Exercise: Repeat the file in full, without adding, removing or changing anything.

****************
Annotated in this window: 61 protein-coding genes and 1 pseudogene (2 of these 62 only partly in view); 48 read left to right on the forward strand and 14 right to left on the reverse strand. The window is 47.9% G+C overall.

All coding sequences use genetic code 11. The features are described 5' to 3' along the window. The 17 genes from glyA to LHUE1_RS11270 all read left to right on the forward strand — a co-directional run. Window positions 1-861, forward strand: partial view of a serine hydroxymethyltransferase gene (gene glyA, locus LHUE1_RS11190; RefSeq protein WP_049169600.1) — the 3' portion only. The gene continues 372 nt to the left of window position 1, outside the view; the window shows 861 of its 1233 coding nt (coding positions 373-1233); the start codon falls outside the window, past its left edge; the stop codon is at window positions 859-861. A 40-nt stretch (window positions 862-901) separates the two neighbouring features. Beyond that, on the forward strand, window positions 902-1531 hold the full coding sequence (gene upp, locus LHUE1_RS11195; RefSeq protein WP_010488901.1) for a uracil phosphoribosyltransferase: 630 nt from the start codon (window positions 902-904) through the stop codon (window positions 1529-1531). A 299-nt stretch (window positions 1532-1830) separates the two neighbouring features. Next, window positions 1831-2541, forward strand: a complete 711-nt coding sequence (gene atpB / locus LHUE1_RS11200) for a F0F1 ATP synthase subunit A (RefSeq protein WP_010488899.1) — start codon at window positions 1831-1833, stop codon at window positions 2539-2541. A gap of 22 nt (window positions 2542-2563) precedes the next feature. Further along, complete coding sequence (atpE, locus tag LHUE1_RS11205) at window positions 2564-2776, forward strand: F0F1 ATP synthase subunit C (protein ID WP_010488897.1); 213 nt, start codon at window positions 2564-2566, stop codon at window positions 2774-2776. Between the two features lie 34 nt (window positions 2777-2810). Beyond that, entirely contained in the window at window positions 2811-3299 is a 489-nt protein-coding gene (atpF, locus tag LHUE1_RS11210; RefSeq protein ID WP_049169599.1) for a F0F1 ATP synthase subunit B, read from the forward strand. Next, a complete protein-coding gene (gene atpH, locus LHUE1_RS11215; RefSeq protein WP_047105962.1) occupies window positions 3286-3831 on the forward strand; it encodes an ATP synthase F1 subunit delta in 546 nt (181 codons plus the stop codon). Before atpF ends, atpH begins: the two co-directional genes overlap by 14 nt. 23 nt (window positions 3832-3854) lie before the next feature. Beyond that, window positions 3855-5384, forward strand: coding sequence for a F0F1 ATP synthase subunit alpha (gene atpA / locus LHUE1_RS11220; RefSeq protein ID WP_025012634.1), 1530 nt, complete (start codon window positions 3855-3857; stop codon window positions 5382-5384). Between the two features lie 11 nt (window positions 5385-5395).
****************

Annotated in this window: 61 protein-coding genes and 1 pseudogene (2 of these 62 only partly in view); 48 read left to right on the forward strand and 14 right to left on the reverse strand. The window is 47.9% G+C overall.

All coding sequences use genetic code 11. The features are described 5' to 3' along the window. The 17 genes from glyA to LHUE1_RS11270 all read left to right on the forward strand — a co-directional run. Window positions 1-861, forward strand: partial view of a serine hydroxymethyltransferase gene (gene glyA, locus LHUE1_RS11190; RefSeq protein WP_049169600.1) — the 3' portion only. The gene continues 372 nt to the left of window position 1, outside the view; the window shows 861 of its 1233 coding nt (coding positions 373-1233); the start codon falls outside the window, past its left edge; the stop codon is at window positions 859-861. A 40-nt stretch (window positions 862-901) separates the two neighbouring features. Beyond that, on the forward strand, window positions 902-1531 hold the full coding sequence (gene upp, locus LHUE1_RS11195; RefSeq protein WP_010488901.1) for a uracil phosphoribosyltransferase: 630 nt from the start codon (window positions 902-904) through the stop codon (window positions 1529-1531). A 299-nt stretch (window positions 1532-1830) separates the two neighbouring features. Next, window positions 1831-2541, forward strand: a complete 711-nt coding sequence (gene atpB / locus LHUE1_RS11200) for a F0F1 ATP synthase subunit A (RefSeq protein WP_010488899.1) — start codon at window positions 1831-1833, stop codon at window positions 2539-2541. A gap of 22 nt (window positions 2542-2563) precedes the next feature. Further along, complete coding sequence (atpE, locus tag LHUE1_RS11205) at window positions 2564-2776, forward strand: F0F1 ATP synthase subunit C (protein ID WP_010488897.1); 213 nt, start codon at window positions 2564-2566, stop codon at window positions 2774-2776. Between the two features lie 34 nt (window positions 2777-2810). Beyond that, entirely contained in the window at window positions 2811-3299 is a 489-nt protein-coding gene (atpF, locus tag LHUE1_RS11210; RefSeq protein ID WP_049169599.1) for a F0F1 ATP synthase subunit B, read from the forward strand. Next, a complete protein-coding gene (gene atpH, locus LHUE1_RS11215; RefSeq protein WP_047105962.1) occupies window positions 3286-3831 on the forward strand; it encodes an ATP synthase F1 subunit delta in 546 nt (181 codons plus the stop codon). Before atpF ends, atpH begins: the two co-directional genes overlap by 14 nt. 23 nt (window positions 3832-3854) lie before the next feature. Beyond that, window positions 3855-5384, forward strand: coding sequence for a F0F1 ATP synthase subunit alpha (gene atpA / locus LHUE1_RS11220; RefSeq protein ID WP_025012634.1), 1530 nt, complete (start codon window positions 3855-3857; stop codon window positions 5382-5384). Between the two features lie 11 nt (window positions 5385-5395).